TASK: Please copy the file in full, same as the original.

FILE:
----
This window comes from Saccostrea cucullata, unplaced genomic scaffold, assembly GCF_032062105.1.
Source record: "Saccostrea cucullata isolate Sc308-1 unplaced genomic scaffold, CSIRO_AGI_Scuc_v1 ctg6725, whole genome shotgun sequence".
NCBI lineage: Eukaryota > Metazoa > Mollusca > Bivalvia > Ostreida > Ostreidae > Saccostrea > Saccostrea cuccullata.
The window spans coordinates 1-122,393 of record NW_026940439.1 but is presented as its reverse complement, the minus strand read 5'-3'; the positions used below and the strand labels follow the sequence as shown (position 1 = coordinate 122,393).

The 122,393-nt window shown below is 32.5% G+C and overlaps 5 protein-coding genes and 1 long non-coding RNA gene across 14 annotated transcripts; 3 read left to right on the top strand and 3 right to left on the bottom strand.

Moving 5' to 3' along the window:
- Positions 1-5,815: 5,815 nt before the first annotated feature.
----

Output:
This window comes from Saccostrea cucullata, unplaced genomic scaffold, assembly GCF_032062105.1.
Source record: "Saccostrea cucullata isolate Sc308-1 unplaced genomic scaffold, CSIRO_AGI_Scuc_v1 ctg6725, whole genome shotgun sequence".
NCBI lineage: Eukaryota > Metazoa > Mollusca > Bivalvia > Ostreida > Ostreidae > Saccostrea > Saccostrea cuccullata.
The window spans coordinates 1-122,393 of record NW_026940439.1 but is presented as its reverse complement, the minus strand read 5'-3'; the positions used below and the strand labels follow the sequence as shown (position 1 = coordinate 122,393).

The 122,393-nt window shown below is 32.5% G+C and overlaps 5 protein-coding genes and 1 long non-coding RNA gene across 14 annotated transcripts; 3 read left to right on the top strand and 3 right to left on the bottom strand.

Moving 5' to 3' along the window:
- Positions 1-5,815: 5,815 nt before the first annotated feature.